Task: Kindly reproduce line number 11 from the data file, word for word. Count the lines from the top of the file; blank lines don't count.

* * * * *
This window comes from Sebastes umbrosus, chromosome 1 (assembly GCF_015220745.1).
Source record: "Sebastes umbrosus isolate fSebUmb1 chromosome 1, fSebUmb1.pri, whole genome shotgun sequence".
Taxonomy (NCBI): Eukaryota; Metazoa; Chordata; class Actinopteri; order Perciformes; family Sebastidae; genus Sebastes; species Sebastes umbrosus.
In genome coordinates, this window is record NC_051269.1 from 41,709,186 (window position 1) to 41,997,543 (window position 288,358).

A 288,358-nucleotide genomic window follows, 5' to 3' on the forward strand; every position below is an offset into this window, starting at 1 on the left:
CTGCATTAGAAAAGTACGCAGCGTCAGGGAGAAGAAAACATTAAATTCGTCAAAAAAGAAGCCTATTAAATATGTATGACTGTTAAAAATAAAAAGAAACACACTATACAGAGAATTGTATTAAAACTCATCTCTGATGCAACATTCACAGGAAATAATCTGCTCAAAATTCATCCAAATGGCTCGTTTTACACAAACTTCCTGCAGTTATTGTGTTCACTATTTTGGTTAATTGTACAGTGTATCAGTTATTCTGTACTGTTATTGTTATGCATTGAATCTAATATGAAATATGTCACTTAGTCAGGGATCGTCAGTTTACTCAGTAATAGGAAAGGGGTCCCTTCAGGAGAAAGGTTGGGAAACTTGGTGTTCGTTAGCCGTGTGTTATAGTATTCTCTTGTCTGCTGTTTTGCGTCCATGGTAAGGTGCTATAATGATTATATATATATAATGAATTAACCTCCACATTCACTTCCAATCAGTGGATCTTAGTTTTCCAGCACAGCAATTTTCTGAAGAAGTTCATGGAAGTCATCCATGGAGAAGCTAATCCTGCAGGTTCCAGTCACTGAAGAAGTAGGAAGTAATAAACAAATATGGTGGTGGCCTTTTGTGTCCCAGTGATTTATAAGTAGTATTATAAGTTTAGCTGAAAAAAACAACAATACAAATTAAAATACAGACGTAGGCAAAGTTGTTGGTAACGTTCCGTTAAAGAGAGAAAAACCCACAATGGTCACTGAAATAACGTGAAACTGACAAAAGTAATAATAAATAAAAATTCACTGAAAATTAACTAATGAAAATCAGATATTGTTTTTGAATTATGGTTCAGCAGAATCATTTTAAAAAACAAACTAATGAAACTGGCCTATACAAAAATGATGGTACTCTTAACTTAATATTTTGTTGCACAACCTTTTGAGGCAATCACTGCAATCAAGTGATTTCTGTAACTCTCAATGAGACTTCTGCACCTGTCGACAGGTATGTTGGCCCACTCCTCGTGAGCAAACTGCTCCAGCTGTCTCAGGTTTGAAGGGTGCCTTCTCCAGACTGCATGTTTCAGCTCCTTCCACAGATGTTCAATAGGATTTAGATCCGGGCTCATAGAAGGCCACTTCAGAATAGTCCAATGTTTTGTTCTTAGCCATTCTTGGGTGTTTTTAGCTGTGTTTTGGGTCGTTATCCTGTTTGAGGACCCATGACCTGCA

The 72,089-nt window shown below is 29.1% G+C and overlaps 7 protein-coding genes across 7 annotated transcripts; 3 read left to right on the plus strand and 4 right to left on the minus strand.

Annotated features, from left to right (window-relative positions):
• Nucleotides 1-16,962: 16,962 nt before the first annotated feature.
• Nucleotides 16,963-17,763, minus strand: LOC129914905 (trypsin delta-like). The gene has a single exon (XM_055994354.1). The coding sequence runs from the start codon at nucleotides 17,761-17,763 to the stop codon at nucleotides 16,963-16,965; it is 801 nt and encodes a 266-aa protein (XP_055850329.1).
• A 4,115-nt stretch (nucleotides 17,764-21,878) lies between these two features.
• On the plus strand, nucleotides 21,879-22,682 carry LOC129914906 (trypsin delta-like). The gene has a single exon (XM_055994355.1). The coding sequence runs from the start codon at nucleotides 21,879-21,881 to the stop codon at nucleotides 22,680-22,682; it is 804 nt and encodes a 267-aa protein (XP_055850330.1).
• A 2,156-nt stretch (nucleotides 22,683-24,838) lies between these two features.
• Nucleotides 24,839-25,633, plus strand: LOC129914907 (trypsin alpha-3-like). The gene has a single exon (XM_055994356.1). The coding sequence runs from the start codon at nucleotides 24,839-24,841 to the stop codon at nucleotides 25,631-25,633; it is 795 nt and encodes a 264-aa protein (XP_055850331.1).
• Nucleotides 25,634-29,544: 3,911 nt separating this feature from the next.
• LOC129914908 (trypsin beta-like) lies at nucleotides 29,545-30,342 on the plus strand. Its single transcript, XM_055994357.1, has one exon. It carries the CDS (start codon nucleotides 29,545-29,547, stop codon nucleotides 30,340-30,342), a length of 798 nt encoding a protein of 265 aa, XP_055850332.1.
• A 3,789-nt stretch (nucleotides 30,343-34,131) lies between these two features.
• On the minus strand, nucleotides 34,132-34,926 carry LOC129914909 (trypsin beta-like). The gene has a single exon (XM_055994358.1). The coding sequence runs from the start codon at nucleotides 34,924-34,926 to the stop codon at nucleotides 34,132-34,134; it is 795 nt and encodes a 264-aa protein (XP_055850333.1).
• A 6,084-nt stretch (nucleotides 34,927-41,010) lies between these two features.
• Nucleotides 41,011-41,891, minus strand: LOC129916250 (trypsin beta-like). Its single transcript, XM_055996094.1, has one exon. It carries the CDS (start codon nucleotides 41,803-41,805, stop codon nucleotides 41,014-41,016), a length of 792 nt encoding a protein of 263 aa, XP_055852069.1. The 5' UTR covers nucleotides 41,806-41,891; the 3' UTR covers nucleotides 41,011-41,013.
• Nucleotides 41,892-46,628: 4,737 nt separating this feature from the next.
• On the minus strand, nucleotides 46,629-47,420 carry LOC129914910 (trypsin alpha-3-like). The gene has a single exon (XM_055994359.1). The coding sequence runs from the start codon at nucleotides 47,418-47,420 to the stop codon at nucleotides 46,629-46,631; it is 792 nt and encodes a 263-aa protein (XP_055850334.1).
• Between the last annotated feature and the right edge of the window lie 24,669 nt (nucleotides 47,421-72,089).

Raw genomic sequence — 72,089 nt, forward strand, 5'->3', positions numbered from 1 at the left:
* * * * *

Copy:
• A 4,115-nt stretch (nucleotides 17,764-21,878) lies between these two features.